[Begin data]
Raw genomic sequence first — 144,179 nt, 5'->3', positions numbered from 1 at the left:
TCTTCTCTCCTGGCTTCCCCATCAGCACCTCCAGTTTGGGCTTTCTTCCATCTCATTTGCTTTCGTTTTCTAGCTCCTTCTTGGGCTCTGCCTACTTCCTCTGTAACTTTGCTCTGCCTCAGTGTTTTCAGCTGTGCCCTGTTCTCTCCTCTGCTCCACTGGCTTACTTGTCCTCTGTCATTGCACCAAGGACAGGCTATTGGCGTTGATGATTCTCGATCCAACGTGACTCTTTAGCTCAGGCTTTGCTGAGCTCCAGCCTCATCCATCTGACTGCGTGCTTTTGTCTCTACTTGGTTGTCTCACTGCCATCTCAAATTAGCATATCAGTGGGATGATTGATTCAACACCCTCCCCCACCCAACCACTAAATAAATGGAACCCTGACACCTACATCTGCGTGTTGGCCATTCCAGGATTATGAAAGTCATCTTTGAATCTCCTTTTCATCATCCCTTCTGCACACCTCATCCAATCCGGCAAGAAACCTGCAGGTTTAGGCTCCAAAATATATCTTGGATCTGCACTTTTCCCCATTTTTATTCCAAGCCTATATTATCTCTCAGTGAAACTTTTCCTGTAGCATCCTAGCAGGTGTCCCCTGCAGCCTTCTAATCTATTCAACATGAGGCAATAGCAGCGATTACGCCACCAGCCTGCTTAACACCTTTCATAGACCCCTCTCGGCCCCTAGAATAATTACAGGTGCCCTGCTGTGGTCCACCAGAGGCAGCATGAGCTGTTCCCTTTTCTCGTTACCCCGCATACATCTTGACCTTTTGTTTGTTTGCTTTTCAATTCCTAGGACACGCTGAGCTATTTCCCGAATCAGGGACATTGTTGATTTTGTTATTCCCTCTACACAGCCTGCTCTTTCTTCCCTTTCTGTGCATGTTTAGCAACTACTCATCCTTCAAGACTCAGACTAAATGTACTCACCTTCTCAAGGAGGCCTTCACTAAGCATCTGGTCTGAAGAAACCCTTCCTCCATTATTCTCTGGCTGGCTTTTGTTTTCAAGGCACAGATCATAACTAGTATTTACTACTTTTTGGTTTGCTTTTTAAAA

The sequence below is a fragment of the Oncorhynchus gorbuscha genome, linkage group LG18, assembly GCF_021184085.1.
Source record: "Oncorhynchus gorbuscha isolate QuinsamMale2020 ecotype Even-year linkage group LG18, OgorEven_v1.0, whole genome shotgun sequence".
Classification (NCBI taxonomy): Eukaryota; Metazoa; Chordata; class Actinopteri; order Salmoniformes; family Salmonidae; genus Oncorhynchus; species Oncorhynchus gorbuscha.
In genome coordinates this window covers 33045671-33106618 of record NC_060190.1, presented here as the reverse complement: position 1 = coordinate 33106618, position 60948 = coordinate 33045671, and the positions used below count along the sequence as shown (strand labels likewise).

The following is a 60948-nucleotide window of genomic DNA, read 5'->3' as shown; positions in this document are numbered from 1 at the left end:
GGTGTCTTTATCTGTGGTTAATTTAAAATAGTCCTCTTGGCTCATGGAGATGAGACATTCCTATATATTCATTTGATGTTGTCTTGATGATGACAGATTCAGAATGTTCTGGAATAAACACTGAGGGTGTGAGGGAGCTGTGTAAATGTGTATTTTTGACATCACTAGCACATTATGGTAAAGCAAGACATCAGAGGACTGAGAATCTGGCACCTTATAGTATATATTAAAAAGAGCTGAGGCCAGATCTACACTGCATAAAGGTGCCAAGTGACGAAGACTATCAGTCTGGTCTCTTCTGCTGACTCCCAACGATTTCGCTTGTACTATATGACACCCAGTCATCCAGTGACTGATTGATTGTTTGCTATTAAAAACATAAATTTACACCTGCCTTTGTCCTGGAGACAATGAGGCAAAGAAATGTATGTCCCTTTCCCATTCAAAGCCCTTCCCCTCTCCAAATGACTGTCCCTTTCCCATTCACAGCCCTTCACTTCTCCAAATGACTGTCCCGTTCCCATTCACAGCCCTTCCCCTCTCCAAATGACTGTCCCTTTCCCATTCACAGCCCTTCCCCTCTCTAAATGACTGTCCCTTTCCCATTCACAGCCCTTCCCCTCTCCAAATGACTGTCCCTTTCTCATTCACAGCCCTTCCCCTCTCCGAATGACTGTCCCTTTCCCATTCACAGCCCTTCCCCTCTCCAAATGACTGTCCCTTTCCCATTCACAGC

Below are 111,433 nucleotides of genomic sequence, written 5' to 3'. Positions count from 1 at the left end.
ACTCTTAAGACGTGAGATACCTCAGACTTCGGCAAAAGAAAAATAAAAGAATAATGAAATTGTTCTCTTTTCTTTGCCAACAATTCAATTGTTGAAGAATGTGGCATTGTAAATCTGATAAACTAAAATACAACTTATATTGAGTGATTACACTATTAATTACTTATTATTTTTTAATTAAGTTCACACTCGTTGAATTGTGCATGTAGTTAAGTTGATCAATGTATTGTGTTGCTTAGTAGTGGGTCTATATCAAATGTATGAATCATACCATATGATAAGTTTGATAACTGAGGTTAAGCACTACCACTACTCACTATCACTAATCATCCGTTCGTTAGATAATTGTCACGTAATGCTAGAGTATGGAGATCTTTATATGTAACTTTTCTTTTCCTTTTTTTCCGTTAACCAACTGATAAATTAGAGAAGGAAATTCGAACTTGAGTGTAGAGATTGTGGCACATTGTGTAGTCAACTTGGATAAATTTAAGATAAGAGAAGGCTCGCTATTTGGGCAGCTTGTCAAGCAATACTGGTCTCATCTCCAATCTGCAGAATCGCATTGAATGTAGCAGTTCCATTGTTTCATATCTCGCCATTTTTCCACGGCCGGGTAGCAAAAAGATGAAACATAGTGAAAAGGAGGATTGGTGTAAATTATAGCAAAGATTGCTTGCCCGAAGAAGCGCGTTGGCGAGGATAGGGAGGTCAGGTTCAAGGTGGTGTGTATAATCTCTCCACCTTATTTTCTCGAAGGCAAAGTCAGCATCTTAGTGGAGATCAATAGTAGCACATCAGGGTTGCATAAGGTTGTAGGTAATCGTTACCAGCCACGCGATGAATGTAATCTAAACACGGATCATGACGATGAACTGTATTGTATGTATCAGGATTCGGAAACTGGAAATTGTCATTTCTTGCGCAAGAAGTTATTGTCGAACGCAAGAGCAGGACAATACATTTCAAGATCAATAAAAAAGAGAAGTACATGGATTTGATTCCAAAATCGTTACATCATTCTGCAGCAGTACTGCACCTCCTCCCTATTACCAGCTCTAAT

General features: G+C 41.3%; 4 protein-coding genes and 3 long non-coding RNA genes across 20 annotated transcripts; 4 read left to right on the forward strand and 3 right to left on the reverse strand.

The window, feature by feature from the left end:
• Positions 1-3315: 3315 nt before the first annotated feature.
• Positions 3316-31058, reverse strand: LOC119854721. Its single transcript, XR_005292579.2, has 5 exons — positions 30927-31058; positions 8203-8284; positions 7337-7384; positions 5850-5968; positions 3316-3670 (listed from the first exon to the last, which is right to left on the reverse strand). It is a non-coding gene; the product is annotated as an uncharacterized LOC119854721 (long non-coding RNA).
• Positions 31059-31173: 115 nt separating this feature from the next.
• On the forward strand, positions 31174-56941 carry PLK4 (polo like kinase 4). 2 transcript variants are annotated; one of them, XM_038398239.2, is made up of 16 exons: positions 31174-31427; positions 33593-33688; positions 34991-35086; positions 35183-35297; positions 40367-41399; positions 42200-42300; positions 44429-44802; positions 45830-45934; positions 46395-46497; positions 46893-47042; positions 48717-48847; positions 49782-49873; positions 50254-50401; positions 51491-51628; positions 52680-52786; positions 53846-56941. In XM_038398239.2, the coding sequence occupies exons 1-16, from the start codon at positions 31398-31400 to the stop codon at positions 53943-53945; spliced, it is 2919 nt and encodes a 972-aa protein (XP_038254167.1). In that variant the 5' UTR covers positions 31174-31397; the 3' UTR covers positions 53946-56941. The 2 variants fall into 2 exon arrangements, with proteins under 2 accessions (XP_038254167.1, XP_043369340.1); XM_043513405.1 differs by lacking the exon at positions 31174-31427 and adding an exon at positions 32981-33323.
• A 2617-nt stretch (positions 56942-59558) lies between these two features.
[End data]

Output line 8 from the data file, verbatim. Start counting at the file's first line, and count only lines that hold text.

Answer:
GGTGTCTTTATCTGTGGTTAATTTAAAATAGTCCTCTTGGCTCATGGAGATGAGACATTCCTATATATTCATTTGATGTTGTCTTGATGATGACAGATTCAGAATGTTCTGGAATAAACACTGAGGGTGTGAGGGAGCTGTGTAAATGTGTATTTTTGACATCACTAGCACATTATGGTAAAGCAAGACATCAGAGGACTGAGAATCTGGCACCTTATAGTATATATTAAAAAGAGCTGAGGCCAGATCTACACTGCATAAAGGTGCCAAGTGACGAAGACTATCAGTCTGGTCTCTTCTGCTGACTCCCAACGATTTCGCTTGTACTATATGACACCCAGTCATCCAGTGACTGATTGATTGTTTGCTATTAAAAACATAAATTTACACCTGCCTTTGTCCTGGAGACAATGAGGCAAAGAAATGTATGTCCCTTTCCCATTCAAAGCCCTTCCCCTCTCCAAATGACTGTCCCTTTCCCATTCACAGCCCTTCACTTCTCCAAATGACTGTCCCGTTCCCATTCACAGCCCTTCCCCTCTCCAAATGACTGTCCCTTTCCCATTCACAGCCCTTCCCCTCTCTAAATGACTGTCCCTTTCCCATTCACAGCCCTTCCCCTCTCCAAATGACTGTCCCTTTCTCATTCACAGCCCTTCCCCTCTCCGAATGACTGTCCCTTTCCCATTCACAGCCCTTCCCCTCTCCAAATGACTGTCCCTTTCCCATTCACAGC